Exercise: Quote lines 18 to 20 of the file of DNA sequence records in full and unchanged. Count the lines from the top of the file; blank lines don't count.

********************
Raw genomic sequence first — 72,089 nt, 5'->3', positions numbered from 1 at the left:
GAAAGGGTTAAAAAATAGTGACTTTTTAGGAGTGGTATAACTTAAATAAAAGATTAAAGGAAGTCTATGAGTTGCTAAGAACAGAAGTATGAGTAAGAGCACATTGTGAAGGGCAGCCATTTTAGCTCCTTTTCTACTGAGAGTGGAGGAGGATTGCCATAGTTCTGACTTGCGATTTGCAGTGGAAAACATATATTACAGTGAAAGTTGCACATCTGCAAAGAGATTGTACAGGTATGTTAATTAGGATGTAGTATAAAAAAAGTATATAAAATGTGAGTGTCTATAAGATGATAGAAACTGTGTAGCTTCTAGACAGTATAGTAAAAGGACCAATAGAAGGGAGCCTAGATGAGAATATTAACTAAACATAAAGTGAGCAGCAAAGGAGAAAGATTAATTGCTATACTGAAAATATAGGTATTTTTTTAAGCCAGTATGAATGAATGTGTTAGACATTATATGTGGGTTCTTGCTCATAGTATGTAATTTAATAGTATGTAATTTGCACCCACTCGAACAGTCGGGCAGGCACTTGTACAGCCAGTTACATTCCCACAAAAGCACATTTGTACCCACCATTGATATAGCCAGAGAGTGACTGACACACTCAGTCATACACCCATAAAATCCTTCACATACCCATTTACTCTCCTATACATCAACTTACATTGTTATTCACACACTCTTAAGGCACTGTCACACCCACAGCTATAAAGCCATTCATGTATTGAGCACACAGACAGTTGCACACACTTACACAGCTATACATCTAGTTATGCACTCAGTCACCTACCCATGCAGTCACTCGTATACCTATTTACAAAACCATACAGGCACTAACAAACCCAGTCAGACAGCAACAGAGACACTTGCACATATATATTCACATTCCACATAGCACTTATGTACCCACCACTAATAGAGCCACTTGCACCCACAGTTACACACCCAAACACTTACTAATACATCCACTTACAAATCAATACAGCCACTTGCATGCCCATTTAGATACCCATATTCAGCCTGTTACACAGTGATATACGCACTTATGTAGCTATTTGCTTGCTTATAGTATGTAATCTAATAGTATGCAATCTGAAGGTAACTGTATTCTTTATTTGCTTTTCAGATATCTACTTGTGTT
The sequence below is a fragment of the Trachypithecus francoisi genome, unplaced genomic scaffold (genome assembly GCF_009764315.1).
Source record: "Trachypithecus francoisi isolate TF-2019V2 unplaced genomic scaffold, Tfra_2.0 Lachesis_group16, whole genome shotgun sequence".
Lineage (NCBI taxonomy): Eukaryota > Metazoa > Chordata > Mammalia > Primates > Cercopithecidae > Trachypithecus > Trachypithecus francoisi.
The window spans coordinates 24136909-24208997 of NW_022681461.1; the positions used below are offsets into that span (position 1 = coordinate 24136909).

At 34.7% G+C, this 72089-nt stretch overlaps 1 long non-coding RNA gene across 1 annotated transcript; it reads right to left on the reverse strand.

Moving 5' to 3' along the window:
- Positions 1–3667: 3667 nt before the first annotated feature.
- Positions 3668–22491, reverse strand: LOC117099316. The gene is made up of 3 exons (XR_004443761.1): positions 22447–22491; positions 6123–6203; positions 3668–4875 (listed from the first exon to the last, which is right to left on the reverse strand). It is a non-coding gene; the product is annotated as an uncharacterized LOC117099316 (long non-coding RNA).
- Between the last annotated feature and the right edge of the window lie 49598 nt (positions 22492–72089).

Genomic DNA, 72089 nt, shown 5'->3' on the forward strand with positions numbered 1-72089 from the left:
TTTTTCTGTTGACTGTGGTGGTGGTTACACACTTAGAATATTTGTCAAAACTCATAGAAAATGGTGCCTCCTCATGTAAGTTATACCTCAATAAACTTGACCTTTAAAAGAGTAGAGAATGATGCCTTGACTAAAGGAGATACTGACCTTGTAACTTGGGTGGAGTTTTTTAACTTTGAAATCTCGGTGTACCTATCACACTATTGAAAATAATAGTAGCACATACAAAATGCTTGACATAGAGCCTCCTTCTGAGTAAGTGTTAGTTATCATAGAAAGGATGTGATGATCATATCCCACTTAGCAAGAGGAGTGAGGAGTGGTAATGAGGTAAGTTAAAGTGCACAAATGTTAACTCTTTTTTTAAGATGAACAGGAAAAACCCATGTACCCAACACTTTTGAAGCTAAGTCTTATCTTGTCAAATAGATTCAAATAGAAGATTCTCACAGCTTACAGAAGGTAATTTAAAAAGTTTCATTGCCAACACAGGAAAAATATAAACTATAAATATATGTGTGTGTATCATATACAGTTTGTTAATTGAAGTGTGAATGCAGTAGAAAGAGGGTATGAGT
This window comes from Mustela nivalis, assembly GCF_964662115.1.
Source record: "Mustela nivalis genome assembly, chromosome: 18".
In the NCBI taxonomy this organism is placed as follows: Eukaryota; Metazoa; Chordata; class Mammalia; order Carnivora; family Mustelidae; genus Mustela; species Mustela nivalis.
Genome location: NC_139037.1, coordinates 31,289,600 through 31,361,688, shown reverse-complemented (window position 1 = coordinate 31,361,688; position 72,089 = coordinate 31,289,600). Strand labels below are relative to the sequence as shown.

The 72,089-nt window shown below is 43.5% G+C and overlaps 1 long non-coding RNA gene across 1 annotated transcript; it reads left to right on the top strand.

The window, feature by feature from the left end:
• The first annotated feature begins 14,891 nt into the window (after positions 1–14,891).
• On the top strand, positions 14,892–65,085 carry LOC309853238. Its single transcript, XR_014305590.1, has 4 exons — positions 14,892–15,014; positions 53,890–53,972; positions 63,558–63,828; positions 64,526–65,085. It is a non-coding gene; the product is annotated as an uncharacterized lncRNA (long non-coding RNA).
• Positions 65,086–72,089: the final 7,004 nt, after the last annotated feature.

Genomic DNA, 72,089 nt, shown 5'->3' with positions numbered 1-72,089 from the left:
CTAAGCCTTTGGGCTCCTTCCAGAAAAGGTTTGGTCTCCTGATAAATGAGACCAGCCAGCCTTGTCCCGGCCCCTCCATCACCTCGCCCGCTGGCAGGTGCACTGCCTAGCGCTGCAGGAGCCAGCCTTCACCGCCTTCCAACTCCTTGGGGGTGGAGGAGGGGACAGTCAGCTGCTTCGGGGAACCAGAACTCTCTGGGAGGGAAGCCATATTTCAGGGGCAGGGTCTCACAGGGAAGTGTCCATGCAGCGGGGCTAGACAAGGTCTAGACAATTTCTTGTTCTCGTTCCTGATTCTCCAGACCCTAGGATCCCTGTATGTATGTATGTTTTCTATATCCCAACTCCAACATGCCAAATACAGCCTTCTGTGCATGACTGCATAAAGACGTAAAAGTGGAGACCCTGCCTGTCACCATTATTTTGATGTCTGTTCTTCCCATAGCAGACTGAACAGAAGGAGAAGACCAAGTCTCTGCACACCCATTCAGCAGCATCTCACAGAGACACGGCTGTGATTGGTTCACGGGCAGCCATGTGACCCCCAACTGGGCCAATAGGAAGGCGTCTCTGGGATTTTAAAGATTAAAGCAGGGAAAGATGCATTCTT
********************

The 72,089-nt window shown below is 43.5% G+C and overlaps 1 long non-coding RNA gene across 1 annotated transcript; it reads left to right on the top strand.

The window, feature by feature from the left end:
• The first annotated feature begins 14,891 nt into the window (after positions 1–14,891).